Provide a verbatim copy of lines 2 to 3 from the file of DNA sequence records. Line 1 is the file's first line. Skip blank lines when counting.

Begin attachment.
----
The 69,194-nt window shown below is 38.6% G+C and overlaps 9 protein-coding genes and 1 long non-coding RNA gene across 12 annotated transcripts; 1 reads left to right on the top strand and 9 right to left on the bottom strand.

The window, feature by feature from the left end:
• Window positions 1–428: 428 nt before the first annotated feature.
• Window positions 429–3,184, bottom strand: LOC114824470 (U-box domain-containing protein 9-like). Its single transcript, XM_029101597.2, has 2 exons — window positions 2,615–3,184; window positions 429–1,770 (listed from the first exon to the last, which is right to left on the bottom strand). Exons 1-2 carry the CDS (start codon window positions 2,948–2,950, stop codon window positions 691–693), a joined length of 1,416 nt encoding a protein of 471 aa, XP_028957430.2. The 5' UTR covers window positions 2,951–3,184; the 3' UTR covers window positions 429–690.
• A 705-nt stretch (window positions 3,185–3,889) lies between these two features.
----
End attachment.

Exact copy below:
The window, feature by feature from the left end:
• Window positions 1–428: 428 nt before the first annotated feature.